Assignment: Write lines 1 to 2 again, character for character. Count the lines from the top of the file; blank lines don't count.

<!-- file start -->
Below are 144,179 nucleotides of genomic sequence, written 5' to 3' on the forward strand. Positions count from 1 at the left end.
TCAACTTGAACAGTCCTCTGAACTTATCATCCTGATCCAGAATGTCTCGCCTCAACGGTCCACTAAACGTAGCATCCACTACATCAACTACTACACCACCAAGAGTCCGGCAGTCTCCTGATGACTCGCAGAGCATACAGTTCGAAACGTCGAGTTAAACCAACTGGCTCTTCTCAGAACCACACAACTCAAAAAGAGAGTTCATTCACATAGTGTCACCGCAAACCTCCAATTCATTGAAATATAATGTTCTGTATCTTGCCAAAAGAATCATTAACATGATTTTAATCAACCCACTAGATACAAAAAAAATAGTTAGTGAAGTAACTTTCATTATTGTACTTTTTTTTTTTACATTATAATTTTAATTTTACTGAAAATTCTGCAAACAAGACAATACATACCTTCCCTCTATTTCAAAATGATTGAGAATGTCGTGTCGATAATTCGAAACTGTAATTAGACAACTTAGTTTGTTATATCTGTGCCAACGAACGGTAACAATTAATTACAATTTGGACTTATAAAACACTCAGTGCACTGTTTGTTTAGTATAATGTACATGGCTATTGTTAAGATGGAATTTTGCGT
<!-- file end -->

Below are 144,179 nucleotides of genomic sequence, written 5' to 3' on the forward strand. Positions count from 1 at the left end.
TCAACTTGAACAGTCCTCTGAACTTATCATCCTGATCCAGAATGTCTCGCCTCAACGGTCCACTAAACGTAGCATCCACTACATCAACTACTACACCACCAAGAGTCCGGCAGTCTCCTGATGACTCGCAGAGCATACAGTTCGAAACGTCGAGTTAAACCAACTGGCTCTTCTCAGAACCACACAACTCAAAAAGAGAGTTCATTCACATAGTGTCACCGCAAACCTCCAATTCATTGAAATATAATGTTCTGTATCTTGCCAAAAGAATCATTAACATGATTTTAATCAACCCACTAGATACAAAAAAAATAGTTAGTGAAGTAACTTTCATTATTGTACTTTTTTTTTTTACATTATAATTTTAATTTTACTGAAAATTCTGCAAACAAGACAATACATACCTTCCCTCTATTTCAAAATGATTGAGAATGTCGTGTCGATAATTCGAAACTGTAATTAGACAACTTAGTTTGTTATATCTGTGCCAACGAACGGTAACAATTAATTACAATTTGGACTTATAAAACACTCAGTGCACTGTTTGTTTAGTATAATGTACATGGCTATTGTTAAGATGGAATTTTGCGT